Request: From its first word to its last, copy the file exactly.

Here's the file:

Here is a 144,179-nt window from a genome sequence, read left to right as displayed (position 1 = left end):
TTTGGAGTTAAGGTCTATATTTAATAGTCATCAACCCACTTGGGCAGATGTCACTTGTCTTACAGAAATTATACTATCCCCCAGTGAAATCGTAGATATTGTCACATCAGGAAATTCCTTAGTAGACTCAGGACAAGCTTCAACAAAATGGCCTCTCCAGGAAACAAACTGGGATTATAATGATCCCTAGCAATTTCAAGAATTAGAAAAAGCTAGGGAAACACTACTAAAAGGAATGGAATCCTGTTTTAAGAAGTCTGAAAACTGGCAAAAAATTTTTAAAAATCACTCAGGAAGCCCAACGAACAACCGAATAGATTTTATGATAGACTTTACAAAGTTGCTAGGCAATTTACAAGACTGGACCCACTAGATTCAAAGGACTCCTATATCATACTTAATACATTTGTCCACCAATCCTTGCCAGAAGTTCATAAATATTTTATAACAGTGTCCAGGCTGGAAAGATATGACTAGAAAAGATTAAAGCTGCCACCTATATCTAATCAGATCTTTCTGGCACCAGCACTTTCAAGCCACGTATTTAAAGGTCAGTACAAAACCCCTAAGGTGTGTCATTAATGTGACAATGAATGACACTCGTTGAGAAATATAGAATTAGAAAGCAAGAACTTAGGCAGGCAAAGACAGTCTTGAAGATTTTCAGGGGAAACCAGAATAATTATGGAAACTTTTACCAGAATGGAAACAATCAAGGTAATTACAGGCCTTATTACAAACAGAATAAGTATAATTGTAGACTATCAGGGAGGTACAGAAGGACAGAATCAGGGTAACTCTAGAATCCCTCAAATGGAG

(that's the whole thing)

Here is a 144,179-nt window from a genome sequence, read left to right as displayed (position 1 = left end):
TTTGGAGTTAAGGTCTATATTTAATAGTCATCAACCCACTTGGGCAGATGTCACTTGTCTTACAGAAATTATACTATCCCCCAGTGAAATCGTAGATATTGTCACATCAGGAAATTCCTTAGTAGACTCAGGACAAGCTTCAACAAAATGGCCTCTCCAGGAAACAAACTGGGATTATAATGATCCCTAGCAATTTCAAGAATTAGAAAAAGCTAGGGAAACACTACTAAAAGGAATGGAATCCTGTTTTAAGAAGTCTGAAAACTGGCAAAAAATTTTTAAAAATCACTCAGGAAGCCCAACGAACAACCGAATAGATTTTATGATAGACTTTACAAAGTTGCTAGGCAATTTACAAGACTGGACCCACTAGATTCAAAGGACTCCTATATCATACTTAATACATTTGTCCACCAATCCTTGCCAGAAGTTCATAAATATTTTATAACAGTGTCCAGGCTGGAAAGATATGACTAGAAAAGATTAAAGCTGCCACCTATATCTAATCAGATCTTTCTGGCACCAGCACTTTCAAGCCACGTATTTAAAGGTCAGTACAAAACCCCTAAGGTGTGTCATTAATGTGACAATGAATGACACTCGTTGAGAAATATAGAATTAGAAAGCAAGAACTTAGGCAGGCAAAGACAGTCTTGAAGATTTTCAGGGGAAACCAGAATAATTATGGAAACTTTTACCAGAATGGAAACAATCAAGGTAATTACAGGCCTTATTACAAACAGAATAAGTATAATTGTAGACTATCAGGGAGGTACAGAAGGACAGAATCAGGGTAACTCTAGAATCCCTCAAATGGAG